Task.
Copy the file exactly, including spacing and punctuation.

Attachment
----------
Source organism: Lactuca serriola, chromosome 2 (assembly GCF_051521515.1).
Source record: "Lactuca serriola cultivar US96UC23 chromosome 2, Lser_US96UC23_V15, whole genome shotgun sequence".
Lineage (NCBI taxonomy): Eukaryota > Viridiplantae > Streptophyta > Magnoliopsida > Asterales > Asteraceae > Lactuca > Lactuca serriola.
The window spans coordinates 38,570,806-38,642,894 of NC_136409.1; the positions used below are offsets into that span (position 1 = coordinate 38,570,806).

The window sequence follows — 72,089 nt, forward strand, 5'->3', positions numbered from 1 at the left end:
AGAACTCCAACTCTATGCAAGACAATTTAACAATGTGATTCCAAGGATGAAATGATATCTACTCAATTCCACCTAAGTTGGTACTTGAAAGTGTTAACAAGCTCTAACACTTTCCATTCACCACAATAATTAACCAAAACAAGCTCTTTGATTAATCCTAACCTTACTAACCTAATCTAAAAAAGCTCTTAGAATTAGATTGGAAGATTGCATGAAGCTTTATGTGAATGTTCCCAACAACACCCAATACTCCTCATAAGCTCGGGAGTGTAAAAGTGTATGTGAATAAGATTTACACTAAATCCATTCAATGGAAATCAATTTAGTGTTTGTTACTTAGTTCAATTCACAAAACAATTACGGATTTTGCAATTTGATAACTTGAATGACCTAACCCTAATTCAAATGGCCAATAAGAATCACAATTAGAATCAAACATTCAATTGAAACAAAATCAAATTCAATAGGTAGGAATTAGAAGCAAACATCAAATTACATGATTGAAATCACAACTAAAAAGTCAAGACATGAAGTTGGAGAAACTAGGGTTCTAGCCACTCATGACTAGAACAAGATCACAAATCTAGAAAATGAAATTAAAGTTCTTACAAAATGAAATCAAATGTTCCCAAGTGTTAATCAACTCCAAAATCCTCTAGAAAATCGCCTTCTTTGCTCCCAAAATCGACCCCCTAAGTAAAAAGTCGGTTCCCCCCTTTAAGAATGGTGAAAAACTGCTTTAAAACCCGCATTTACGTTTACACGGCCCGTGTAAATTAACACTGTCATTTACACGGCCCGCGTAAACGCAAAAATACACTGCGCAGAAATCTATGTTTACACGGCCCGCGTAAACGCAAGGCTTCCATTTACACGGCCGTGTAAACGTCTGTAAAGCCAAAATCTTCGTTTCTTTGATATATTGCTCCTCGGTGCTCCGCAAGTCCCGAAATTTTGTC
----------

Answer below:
Source organism: Lactuca serriola, chromosome 2 (assembly GCF_051521515.1).
Source record: "Lactuca serriola cultivar US96UC23 chromosome 2, Lser_US96UC23_V15, whole genome shotgun sequence".
Lineage (NCBI taxonomy): Eukaryota > Viridiplantae > Streptophyta > Magnoliopsida > Asterales > Asteraceae > Lactuca > Lactuca serriola.
The window spans coordinates 38,570,806-38,642,894 of NC_136409.1; the positions used below are offsets into that span (position 1 = coordinate 38,570,806).

The window sequence follows — 72,089 nt, forward strand, 5'->3', positions numbered from 1 at the left end:
AGAACTCCAACTCTATGCAAGACAATTTAACAATGTGATTCCAAGGATGAAATGATATCTACTCAATTCCACCTAAGTTGGTACTTGAAAGTGTTAACAAGCTCTAACACTTTCCATTCACCACAATAATTAACCAAAACAAGCTCTTTGATTAATCCTAACCTTACTAACCTAATCTAAAAAAGCTCTTAGAATTAGATTGGAAGATTGCATGAAGCTTTATGTGAATGTTCCCAACAACACCCAATACTCCTCATAAGCTCGGGAGTGTAAAAGTGTATGTGAATAAGATTTACACTAAATCCATTCAATGGAAATCAATTTAGTGTTTGTTACTTAGTTCAATTCACAAAACAATTACGGATTTTGCAATTTGATAACTTGAATGACCTAACCCTAATTCAAATGGCCAATAAGAATCACAATTAGAATCAAACATTCAATTGAAACAAAATCAAATTCAATAGGTAGGAATTAGAAGCAAACATCAAATTACATGATTGAAATCACAACTAAAAAGTCAAGACATGAAGTTGGAGAAACTAGGGTTCTAGCCACTCATGACTAGAACAAGATCACAAATCTAGAAAATGAAATTAAAGTTCTTACAAAATGAAATCAAATGTTCCCAAGTGTTAATCAACTCCAAAATCCTCTAGAAAATCGCCTTCTTTGCTCCCAAAATCGACCCCCTAAGTAAAAAGTCGGTTCCCCCCTTTAAGAATGGTGAAAAACTGCTTTAAAACCCGCATTTACGTTTACACGGCCCGTGTAAATTAACACTGTCATTTACACGGCCCGCGTAAACGCAAAAATACACTGCGCAGAAATCTATGTTTACACGGCCCGCGTAAACGCAAGGCTTCCATTTACACGGCCGTGTAAACGTCTGTAAAGCCAAAATCTTCGTTTCTTTGATATATTGCTCCTCGGTGCTCCGCAAGTCCCGAAATTTTGTC